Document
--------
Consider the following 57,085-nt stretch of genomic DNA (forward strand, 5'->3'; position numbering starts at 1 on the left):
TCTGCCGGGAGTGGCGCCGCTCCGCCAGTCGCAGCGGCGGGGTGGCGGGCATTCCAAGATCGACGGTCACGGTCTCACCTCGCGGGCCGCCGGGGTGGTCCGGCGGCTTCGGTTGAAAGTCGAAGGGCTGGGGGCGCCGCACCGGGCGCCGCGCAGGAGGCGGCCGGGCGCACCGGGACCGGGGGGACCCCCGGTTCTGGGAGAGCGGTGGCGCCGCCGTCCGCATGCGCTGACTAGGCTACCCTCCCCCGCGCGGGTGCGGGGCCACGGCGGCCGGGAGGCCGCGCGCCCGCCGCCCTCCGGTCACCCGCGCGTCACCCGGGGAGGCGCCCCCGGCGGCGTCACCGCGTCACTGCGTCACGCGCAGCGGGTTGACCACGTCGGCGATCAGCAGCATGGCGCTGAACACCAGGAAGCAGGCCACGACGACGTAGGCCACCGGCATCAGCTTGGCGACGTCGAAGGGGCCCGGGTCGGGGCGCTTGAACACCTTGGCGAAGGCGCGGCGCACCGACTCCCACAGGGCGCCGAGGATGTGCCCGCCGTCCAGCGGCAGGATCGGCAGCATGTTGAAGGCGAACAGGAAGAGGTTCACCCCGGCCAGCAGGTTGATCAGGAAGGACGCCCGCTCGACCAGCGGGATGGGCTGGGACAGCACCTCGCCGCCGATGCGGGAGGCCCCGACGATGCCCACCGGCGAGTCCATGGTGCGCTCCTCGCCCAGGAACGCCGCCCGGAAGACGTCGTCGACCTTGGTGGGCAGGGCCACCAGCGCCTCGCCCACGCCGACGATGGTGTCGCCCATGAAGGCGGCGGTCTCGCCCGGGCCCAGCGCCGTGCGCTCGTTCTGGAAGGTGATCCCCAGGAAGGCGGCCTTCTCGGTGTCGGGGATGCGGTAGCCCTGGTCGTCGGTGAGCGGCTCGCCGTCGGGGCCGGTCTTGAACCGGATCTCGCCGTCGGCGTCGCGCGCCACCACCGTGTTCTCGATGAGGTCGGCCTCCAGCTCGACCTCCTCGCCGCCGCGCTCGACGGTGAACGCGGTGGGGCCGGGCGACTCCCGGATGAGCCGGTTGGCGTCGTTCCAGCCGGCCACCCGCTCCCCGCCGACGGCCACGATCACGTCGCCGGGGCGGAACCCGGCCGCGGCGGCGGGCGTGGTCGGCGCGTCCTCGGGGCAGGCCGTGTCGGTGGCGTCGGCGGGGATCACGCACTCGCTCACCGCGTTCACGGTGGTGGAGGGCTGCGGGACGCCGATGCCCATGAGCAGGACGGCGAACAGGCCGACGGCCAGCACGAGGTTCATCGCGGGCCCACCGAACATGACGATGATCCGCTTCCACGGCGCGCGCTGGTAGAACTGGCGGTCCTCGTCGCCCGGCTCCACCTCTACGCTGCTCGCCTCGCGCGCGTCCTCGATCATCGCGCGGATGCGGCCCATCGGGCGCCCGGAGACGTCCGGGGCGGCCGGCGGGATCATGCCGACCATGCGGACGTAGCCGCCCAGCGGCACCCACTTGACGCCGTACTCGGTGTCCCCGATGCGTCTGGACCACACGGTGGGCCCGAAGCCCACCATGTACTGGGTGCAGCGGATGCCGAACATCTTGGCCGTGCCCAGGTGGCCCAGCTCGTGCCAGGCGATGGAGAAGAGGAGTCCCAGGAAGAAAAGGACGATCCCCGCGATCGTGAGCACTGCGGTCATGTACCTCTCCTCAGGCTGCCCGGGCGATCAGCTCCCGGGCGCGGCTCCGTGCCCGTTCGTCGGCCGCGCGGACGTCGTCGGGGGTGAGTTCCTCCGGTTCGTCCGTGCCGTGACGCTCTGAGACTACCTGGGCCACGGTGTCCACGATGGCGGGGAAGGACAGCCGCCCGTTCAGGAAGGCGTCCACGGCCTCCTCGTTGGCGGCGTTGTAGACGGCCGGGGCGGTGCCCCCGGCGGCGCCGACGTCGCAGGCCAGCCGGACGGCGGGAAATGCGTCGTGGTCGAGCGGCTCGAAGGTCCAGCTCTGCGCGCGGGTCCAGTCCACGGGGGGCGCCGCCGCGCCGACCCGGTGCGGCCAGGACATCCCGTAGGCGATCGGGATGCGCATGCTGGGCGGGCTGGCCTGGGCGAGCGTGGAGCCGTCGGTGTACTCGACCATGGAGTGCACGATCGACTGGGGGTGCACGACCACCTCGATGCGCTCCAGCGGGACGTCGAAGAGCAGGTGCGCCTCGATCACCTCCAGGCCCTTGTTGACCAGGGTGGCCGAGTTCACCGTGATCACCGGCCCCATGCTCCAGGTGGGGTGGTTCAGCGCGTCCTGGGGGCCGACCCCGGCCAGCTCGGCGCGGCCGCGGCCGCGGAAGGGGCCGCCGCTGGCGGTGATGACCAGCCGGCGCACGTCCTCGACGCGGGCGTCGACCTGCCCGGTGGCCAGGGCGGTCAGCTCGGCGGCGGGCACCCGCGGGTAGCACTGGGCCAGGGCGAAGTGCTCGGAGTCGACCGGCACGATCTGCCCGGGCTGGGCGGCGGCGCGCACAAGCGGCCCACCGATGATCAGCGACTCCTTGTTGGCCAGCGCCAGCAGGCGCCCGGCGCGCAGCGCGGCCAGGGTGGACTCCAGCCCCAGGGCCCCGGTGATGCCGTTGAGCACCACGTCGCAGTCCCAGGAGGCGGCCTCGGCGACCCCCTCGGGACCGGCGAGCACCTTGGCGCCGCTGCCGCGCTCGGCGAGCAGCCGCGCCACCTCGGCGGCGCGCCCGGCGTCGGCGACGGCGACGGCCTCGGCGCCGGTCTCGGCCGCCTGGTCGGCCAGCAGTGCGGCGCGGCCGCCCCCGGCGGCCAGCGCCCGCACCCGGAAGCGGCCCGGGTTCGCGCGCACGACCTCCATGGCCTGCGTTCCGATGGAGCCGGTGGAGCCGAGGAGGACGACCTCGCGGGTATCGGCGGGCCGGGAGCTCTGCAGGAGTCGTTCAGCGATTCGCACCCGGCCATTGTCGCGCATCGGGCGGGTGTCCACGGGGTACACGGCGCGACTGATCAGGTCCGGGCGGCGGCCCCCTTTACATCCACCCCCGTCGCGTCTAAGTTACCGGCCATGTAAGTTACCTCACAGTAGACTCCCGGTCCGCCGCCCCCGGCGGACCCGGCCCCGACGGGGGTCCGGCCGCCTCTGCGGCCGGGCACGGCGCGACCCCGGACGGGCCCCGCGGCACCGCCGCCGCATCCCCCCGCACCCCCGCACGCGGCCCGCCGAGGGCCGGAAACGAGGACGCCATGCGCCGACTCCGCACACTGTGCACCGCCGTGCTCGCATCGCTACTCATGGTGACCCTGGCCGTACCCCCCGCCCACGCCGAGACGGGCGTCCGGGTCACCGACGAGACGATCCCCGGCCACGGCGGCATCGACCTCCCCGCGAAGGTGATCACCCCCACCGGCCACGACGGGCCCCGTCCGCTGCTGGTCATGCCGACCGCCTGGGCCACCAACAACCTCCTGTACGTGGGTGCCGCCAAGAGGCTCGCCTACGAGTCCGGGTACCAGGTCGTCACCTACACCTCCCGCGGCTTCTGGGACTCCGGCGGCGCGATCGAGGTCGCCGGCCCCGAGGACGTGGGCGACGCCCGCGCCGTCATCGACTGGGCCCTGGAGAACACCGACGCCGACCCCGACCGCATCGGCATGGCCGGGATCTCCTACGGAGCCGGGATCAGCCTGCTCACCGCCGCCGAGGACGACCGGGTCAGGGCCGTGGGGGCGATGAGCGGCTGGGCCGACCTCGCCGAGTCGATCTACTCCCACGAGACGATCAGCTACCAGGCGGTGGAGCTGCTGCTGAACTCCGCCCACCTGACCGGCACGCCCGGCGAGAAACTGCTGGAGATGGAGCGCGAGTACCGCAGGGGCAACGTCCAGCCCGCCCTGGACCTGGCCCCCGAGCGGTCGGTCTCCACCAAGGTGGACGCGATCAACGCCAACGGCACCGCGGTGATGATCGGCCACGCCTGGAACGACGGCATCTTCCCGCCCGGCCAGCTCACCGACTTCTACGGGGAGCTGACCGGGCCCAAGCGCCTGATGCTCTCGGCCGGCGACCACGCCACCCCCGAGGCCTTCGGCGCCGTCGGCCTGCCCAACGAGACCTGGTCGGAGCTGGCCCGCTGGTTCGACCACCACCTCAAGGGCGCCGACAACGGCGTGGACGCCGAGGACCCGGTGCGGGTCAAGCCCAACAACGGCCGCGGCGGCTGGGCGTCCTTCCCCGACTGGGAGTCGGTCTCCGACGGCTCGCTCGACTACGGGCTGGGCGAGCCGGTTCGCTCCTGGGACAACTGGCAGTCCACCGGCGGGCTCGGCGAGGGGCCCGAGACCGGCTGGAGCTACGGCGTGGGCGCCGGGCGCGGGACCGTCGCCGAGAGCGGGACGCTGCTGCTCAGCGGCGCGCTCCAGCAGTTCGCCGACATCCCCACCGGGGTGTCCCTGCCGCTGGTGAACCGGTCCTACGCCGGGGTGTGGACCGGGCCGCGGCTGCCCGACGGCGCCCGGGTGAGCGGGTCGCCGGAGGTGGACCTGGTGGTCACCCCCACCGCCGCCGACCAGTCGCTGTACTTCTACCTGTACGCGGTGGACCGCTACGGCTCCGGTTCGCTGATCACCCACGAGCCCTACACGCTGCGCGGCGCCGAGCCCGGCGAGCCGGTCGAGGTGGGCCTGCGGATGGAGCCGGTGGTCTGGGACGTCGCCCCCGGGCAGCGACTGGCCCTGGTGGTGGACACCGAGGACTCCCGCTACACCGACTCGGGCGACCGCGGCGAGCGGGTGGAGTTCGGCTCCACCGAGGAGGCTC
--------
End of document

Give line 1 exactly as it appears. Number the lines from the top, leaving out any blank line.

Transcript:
Consider the following 57,085-nt stretch of genomic DNA (forward strand, 5'->3'; position numbering starts at 1 on the left):